News at a glance

18th May 2012 at 01:00

Government backs regional and performance pay

The government this week called for the introduction of both regional and performance-related pay. The current pay structure "is rigid, complex and difficult to navigate", according to education secretary Michael Gove. In its submission to the School Teachers' Review Body, the Department for Education said: "The current arrangements ... limit a school's ability to use its pay bill effectively and creatively to raise standards." NUT general secretary Christine Blower warned that the proposals would "demotivate teachers, damage teamworking in schools and worsen recruitment and retention problems".

Parental consent must be sought on biometrics

Official advice is to be issued to schools that says they will no longer be able to use pupils' biometric data without parental consent. The legal change is part of the Protection of Freedoms Act 2012. The advice will seek to make the change more manageable by offering optional templates for parental notification and consent. Critics had warned that the requirement to notify both parents of a pupil could cost all schools #163;2 million to #163;8 million. A consultation on the advice, which comes into effect in September 2013, began this week.

Warning over A levels as university entrance exams

Ministers should rethink plans to allow universities to set A-level content, an independent schools leader was due to tell a conference. John Wood, chair of the Independent Schools Association (ISA), believes that the move could give universities too much influence over A levels and effectively turn the qualification into a university entrance exam. "As competition for university places increases, there is a real risk that schools will feel forced to select certain exam boards, based on their links to higher education institutions," Mr Wood was due to tell the ISA's annual conference in Harrogate on Thursday.

Starting school at 5 may harm long-term chances

Children should be able to start school at the age of 6 because starting too young may cause long-term damage, an academic warned this week. Dr Richard House, senior lecturer at the University of Roehampton's Research Centre for Therapeutic Education, said the government should commission an inquiry into the starting age in England (currently 5) and called for the statutory curriculum for preschool children, the early years foundation stage, to be made voluntary. He quoted US research on gifted children, which found that early school entry was generally associated with worse long-term outcomes for how well people coped with life in their forties and fifties.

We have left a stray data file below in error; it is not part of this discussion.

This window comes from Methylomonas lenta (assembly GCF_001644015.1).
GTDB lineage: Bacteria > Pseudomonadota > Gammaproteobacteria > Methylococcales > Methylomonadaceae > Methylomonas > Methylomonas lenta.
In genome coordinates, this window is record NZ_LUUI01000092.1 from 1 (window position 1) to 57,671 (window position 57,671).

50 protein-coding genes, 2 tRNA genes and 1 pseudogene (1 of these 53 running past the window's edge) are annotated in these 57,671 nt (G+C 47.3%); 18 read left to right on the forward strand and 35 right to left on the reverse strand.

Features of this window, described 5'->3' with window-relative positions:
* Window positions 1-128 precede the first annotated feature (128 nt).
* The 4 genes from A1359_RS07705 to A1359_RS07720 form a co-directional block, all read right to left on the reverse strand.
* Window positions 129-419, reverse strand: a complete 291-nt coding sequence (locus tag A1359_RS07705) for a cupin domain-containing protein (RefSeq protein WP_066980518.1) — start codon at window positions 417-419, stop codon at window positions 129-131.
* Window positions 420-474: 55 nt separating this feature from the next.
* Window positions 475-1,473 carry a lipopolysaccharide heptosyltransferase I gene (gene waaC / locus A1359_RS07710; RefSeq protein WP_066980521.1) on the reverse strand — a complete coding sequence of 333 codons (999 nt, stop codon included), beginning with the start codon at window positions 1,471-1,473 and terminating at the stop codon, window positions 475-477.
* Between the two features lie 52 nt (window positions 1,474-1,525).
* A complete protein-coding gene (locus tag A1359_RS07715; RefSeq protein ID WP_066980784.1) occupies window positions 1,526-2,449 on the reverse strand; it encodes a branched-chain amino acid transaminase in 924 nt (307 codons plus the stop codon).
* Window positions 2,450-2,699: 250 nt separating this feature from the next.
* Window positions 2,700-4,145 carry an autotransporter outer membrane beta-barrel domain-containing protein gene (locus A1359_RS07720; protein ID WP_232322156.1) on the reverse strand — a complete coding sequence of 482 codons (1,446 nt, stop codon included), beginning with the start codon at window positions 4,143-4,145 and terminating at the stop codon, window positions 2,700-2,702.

Science books shortlisted for Royal Society prize

Richard Dawkins' popular science book for children The Magic of Reality has been shortlisted for the Royal Society Young People's Book Prize. The final judging for the best children's book on science will be carried out by young people from 100 schools. The other contenders are: How the Weather Works by Christiane Dorion; Science Experiments by Robert Winston and Ian Graham; Out of This World: all the cool bits about space by Clive Gifford; Plagues, Pox and Pestilence by Richard Platt; and See Inside Inventions by Alex Frith. The winner will be announced in November.

Have your say on the teaching of reading

Teachers are being asked for their views on the teaching of reading in a survey organised by the National Association for the Teaching of English and the United Kingdom Literacy Association. They are particularly interested in the phonics method. Take part anonymously at www.surveymonkey.comsNATE_phonics.

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